Global sideband service distributed computing method
United States Patent 6418462

A new method of distributed computing, sideband computing, that is global, scalable and can utilize many idle CPU resources worldwide. Sideband is defined as when a user connects to some (normal) network services, a separate communication channel is opened, through which a server distributes its tasks to all the clients and collects the results later. By this method, any network server which has a lot of clients can compute very large parallel computing problems by dividing it into small individual parts and have them calculated by its clients. With little cost, the network server can act as a supercomputer.

Xu, Yongyong (Sunnyvale, CA)
Application Number:
Publication Date:
Filing Date:
Xu (Sunnyvale, CA)
Primary Class:
Other Classes:
705/14.73, 705/37, 709/203, 709/235, 709/238, 709/239, 712/28, 712/29
International Classes:
G06F9/50; (IPC1-7): G06F13/00
Field of Search:
705/14, 709/238, 712/28, 709/235, 712/29, 709/239, 709/201, 705/35, 705/37, 709/203
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Other References:
Carl A. Waldspurger et al.; Spawn: A Distributed Computational Economy; IEEE Transactions on Software Engineering; vol. 18, No. 2; ISSN 0098-5589; pp. 103-117; Feb. 1992.*
Noam Camiel et al.; The POPCORN Project—An Interim Report Distributed Computation over the Internet in Java; 6th International World Wide Web Conference (WWW6); Apr. 7-11, 1997.*
Kam Hong Shum et al.; A Load Distribution Through Competition of Workstation Clusters; 9th International Symposium on Computer and Information Sciences; pp. 1-8; Nov. 1994.*
Jonathan Farringdon; A Web Computer A Super Computer for the Masses; http://www.wizzo.demon.co.uk/webcom/wc02.html; Buxton House Research; 1996.*
Diane L. Davisson et al.; Dynamic Resource Brokering for Multi-User Query Execution; Proceedings of the 1995 ACM SIGMOD International Conference on Management of Data; pp. 281-292; May 1995.*
Yongyong Xu; Global Sideband Service Distributed Computing Method; Proceedings of the Communication Networks and Distributed Systems Modeling and Simulation; 1998 Western MultiConference; pp. 153-158; Jan. 11-14, 1998.*
Bernardo A. Huberman et al.; Distributed Computation as an Economic System; Journal of Economic Perspectives; vol. 9, No. 1; pp. 141-152; Winter 1995.*
Michael May; Idle Computing Resources as Micro-Currencies—Bartering CPU Time for Online Content; AACE WebNet99; Oct. 25-30, 1999.*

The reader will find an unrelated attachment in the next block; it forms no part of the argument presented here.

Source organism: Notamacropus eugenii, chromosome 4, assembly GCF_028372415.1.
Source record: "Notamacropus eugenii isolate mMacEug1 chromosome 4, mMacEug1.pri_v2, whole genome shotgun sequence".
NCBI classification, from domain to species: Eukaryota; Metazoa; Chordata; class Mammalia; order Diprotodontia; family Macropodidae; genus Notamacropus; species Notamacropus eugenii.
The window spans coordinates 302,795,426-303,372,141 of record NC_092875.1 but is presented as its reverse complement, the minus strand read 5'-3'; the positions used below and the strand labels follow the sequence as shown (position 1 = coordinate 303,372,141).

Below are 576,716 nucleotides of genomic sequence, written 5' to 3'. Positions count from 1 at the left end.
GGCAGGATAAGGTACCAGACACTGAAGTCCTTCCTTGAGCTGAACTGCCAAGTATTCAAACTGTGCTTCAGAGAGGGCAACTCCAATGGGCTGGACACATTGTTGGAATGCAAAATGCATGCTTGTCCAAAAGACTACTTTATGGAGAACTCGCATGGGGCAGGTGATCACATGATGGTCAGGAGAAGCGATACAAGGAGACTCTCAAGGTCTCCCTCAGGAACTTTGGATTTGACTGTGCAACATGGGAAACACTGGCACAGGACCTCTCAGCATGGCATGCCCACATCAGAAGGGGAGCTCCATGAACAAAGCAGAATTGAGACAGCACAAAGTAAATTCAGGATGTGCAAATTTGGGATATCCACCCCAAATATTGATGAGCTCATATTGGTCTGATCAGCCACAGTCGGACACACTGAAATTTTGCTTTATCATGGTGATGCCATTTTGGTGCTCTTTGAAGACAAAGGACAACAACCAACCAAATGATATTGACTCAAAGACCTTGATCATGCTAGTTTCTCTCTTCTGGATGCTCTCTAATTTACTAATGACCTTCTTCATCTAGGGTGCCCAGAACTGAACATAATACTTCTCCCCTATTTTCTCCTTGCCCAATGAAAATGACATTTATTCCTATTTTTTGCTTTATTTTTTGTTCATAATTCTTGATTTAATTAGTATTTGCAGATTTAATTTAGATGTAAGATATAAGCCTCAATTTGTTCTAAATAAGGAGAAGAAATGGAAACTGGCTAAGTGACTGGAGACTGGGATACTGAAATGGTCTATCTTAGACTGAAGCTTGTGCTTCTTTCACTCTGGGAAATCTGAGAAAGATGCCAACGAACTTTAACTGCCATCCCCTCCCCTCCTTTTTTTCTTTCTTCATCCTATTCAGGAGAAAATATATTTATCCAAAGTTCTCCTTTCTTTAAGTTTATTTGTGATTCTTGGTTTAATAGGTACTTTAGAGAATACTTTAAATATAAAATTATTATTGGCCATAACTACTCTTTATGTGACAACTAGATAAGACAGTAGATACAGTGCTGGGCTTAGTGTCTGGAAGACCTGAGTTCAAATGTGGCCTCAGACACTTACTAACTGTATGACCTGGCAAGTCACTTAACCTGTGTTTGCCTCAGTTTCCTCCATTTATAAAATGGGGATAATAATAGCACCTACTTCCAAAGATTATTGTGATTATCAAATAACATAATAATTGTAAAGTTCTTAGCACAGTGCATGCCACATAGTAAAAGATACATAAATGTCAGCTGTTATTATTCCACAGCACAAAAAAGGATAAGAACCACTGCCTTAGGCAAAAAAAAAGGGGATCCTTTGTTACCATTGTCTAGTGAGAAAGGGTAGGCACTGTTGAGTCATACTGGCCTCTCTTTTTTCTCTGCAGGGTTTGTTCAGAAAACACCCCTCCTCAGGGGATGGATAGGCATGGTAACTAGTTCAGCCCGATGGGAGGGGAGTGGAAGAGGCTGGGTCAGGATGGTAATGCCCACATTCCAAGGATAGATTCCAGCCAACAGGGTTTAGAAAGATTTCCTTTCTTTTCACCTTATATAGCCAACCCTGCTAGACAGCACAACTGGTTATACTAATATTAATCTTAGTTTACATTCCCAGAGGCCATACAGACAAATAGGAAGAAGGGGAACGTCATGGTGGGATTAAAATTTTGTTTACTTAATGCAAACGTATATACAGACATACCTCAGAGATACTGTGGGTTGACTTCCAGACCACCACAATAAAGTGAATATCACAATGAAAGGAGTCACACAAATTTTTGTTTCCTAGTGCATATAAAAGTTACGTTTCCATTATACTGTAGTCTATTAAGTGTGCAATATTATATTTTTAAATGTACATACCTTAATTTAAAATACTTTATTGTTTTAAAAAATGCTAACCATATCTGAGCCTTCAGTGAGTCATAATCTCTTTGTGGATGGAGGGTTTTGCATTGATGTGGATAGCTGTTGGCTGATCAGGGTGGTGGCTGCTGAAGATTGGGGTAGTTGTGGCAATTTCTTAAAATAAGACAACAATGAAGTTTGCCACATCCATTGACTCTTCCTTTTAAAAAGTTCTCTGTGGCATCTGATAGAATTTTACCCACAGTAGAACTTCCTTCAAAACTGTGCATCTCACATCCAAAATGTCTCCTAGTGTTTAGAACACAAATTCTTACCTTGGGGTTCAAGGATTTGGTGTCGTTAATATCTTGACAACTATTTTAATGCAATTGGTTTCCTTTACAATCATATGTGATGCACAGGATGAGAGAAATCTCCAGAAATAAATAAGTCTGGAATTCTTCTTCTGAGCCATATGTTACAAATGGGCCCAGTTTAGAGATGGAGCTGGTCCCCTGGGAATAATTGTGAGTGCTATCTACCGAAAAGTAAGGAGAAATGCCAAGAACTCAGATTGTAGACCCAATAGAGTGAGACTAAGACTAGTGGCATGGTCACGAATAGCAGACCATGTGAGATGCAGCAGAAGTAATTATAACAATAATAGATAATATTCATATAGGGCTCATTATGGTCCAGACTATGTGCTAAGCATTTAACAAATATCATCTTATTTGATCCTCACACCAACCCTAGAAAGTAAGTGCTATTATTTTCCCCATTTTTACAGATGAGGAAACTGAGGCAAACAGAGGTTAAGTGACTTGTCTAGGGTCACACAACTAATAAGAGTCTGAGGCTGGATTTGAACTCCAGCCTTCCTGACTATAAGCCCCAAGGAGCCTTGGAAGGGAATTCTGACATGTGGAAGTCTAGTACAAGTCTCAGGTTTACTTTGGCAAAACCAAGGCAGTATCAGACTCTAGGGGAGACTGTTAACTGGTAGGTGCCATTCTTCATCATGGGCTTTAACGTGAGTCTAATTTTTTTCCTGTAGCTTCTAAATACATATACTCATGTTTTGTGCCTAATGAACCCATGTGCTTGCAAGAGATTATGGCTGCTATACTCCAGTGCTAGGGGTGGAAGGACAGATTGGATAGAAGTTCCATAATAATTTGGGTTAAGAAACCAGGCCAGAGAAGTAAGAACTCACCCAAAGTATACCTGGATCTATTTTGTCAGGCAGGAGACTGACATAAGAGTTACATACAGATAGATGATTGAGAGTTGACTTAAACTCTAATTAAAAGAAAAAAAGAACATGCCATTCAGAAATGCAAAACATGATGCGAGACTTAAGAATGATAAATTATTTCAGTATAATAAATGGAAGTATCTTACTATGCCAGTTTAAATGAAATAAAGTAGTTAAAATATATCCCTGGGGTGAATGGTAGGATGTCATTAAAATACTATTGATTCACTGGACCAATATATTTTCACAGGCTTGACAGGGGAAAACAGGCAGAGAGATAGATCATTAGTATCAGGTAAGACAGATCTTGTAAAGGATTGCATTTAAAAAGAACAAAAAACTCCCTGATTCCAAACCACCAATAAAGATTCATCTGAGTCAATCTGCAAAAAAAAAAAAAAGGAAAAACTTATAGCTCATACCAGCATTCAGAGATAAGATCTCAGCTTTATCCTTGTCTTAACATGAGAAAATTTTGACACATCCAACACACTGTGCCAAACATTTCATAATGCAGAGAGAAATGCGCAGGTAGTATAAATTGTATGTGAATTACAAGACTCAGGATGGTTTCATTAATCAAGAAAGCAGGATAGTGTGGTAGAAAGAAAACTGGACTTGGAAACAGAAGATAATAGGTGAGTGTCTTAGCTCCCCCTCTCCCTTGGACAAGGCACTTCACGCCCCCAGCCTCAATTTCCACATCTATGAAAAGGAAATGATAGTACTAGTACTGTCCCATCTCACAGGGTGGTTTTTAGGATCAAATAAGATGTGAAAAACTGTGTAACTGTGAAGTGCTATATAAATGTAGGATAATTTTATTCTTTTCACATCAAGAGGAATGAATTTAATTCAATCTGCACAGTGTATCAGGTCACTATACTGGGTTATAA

Michael May; Distributed RC5 Decryption as a Consumer for Idle-Time Brokerage, DCW99 Workshop on Distributed Computing on the Web; Jun. 21-23, 1999.*
Michael May; Locust—A Brokerage System for Accessing Idle Resources for Web-Computing; Proceedings of the 25th Euromicro Conference; vol. 2, pp. 466-473; Sep. 8-10, 1999.*
Rajkumar Buyya et al.; A Case for Economy Grid Architecture for Service Oriented Grid Computing; Proceedings of the 15th International Parallel and Distributed Processing Symposium; pp. 776-790; Apr. 23-27, 2001.*
Rajkumar Buyya et al.; Compute Power Market: Towards a Market-Oriented Grid; First IEEE/ACM International Symposium on Cluster Computing and the Grid; pp. 574-581; May 15-18, 2001.*
Rishab Aiyer Gosh; The Rise on an Information Barter Economy; Electric Dreams &num 37; Nov. 21, 1994.*
Noam Nisan et al.; Globally Distributed Computation over the Internet—The POPCORN Project; 18th International Conference on Distributed Systems; May 26-29, 1998.*
Ori Regev; Economic Oriented CPU Sharing System for the Internet; Master of Science in Computer Science thesis; Institute of Computer Science; The Hebrew University of Jerusalem; Jul., 1998.
Primary Examiner:
Coulter, Kenneth R.
Attorney, Agent or Firm:
YONGYONG XU (7050 RAINBOW DR APT 6 San Jose CA 95129)
What is claimed is:

1. A method in a metacomputing, distributed network of utilizing remote client resources in the network, comprising: a server that implements tasks by utilizing idle resources in multiple clients; individual communication channels between each client and the server; a second, separate dedicated communication channel (sideband channel) between each client and server, through which the server distributes the tasks to the each client downstream and through which each of the clients sends the results of the task upstream to the server.

2. The method of claim 1, further comprising the division, by the server, of large parallel computing tasks into smaller tasks to be dispatched to the clients; reassembly, by the server, of the results computed by the clients.

3. The method of claim 1, wherein the server is a web server, telnet server, chat server, game server or other network server that communicates with the clients to provide their service.

4. The method of claim 1, wherein the client runs the distributed task in the background, without user interference.